The continuing battle with Covid-19
The number of new coronavirus cases in India continues to skyrocket. September, the feared month of escalation, is setting in now. Even though states are ramping up testing, getting the pandemic under control is easier said than done
The number of new coronavirus cases in India continues to skyrocket. September, the feared month of escalation, is setting in now. Even though states are ramping up testing, getting the pandemic under control is easier said than done. India reported 78,761 cases on August 30. This is the highest single day tally reported by any country since the pandemic began earlier this year. It surpassed a July 16 figure of 77,299 cases in the United States.
This means that the outbreak in India currently is worse than it was at the peak in the United States – the worst-hit nation in the world. This pushed the nationwide tally to 3,542,733. Eight states - Maharashtra, Karnataka, Andhra Pradesh, Tamil Nadu, Uttar Pradesh, West Bengal, Odisha and Telangana - contribute around 73 per cent of the active caseload of the country.
Of these, no one is sure of the statistics reeled out by West Bengal and Telangana. Both are tightlipped about the same and in addition, try to suppress information. The death in the country stands at 63,657, after 948 deaths in the last 24 hours.
The country has overtaken Mexico as the nation with the third-highest Covid-19 deaths. The health ministry, meanwhile, said that the country's recovery rate has reached 76.47 percent which it said has been made possible by the strategic policy of "testing aggressively, tracking comprehensively and treating efficiently" in supervised home-isolation, facility-isolation and hospitals. The case fatality rate (CFR) has also been low when compared to the global average. It is on a continuous decline and currently stands at 1.81 percent, the health ministry said.
A significant feature of India's management of Covid-19 cases is the growing rate of recovered patients. A higher number of patients are recovering and being discharged from hospitals and home isolation, the ministry has continued to highlight. Health Minister Harsh Vardhan chaired a meeting of the group of ministers on Covid-19 on Aug 30 where he said that India has one of the lowest cases per million and deaths per million compared to the global average of 3,161 cases and 107.2 deaths, respectively.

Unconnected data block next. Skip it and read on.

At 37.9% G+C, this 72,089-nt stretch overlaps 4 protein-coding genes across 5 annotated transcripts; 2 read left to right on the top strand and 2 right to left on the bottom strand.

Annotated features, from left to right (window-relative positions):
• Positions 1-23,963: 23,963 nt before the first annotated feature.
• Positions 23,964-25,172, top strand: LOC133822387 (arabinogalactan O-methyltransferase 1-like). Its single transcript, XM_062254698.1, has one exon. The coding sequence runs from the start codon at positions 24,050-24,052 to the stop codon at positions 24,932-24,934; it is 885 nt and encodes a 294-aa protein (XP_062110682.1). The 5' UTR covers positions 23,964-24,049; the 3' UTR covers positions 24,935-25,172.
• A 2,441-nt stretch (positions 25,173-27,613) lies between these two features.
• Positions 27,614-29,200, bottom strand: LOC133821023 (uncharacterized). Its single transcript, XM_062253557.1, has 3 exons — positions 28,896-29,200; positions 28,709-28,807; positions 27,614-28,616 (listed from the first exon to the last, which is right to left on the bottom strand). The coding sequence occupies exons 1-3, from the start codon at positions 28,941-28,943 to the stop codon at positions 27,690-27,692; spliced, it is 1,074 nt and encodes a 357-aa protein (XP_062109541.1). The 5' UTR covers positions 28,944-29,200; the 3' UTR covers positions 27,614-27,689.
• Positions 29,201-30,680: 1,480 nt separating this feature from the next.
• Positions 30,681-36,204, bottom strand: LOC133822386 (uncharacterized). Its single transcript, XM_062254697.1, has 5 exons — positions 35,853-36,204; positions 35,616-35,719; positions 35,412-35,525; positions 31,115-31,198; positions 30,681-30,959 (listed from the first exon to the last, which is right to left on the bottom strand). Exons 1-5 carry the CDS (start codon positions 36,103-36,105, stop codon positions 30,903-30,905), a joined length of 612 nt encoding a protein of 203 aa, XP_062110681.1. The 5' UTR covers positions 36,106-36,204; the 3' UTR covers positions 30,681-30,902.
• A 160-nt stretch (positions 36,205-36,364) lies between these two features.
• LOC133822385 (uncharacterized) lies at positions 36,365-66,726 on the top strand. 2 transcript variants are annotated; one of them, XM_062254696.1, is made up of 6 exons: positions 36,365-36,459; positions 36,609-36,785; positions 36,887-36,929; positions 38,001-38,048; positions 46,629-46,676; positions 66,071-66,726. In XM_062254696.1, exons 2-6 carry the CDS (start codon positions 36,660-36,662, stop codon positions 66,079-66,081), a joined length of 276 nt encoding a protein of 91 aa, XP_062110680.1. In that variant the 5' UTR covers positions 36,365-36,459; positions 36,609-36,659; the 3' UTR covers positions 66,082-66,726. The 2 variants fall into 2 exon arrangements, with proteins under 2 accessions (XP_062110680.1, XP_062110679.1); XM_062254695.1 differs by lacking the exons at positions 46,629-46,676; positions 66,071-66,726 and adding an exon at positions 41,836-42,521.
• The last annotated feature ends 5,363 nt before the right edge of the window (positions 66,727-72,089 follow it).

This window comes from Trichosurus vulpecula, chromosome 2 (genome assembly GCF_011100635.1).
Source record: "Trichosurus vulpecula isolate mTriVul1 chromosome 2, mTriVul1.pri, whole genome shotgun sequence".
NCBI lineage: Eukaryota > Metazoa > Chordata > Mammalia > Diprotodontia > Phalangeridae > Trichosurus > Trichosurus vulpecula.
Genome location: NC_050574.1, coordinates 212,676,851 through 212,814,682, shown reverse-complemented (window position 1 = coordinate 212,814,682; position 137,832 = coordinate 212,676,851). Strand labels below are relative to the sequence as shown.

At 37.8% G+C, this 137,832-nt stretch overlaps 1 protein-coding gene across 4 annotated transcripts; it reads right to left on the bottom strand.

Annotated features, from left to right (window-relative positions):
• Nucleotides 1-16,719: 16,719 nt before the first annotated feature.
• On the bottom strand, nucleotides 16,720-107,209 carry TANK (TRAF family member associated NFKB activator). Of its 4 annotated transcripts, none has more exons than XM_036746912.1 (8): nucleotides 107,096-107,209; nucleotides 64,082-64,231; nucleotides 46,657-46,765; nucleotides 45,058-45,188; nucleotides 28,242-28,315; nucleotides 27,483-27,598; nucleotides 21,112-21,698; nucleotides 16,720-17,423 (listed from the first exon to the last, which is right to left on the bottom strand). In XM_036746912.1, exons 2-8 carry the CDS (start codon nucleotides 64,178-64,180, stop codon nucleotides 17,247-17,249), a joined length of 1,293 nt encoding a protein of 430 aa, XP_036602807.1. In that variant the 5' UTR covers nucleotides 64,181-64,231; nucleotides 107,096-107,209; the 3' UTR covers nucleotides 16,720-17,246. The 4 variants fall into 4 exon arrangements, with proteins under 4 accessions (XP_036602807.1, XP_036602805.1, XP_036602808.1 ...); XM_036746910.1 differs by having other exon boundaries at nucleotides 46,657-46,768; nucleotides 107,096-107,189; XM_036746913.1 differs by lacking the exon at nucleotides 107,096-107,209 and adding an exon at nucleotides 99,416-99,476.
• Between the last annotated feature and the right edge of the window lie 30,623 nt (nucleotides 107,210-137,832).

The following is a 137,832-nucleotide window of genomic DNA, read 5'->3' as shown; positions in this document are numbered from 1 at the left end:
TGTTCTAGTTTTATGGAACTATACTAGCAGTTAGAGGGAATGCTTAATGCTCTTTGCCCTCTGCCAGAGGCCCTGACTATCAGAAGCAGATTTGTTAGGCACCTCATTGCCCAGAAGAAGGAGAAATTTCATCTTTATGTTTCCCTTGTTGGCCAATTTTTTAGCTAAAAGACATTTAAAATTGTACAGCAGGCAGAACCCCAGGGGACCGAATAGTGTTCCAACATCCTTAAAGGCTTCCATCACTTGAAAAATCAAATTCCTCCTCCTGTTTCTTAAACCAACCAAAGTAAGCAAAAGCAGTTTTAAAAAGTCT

Though India has significantly ramped up testing, it still has to go a long way compared to the best performers in the world and commensurate with the scale of Covid-19 in the country. India carried out more than one million coronavirus tests on Aug 21, realising Prime Minister Narendra Modi's pledge to ramp up tests to one million a day. (It fell to 801,147 and 609,917 tests in the next two days.) No doubt, India has achieved success to that extent. But, the fight in India is not uniform. Universally, epidemiologists recommend that 10 per cent of the population be tested. Unfortunately, doing this requires cooperation from the state governments.
At over 19,000 tests per million, West Bengal remains far from catching up with the national average as well as its neighbours. Then there is the case of Madhya Pradesh, which does not figure high in the list of states with most confirmed cases. The ostrich strategy of not wanting to know the extent of the problem is the worst way to deal with this pandemic, be it in Telangana, West Bengal or Madhya Pradesh. Powers that be should not fail the country.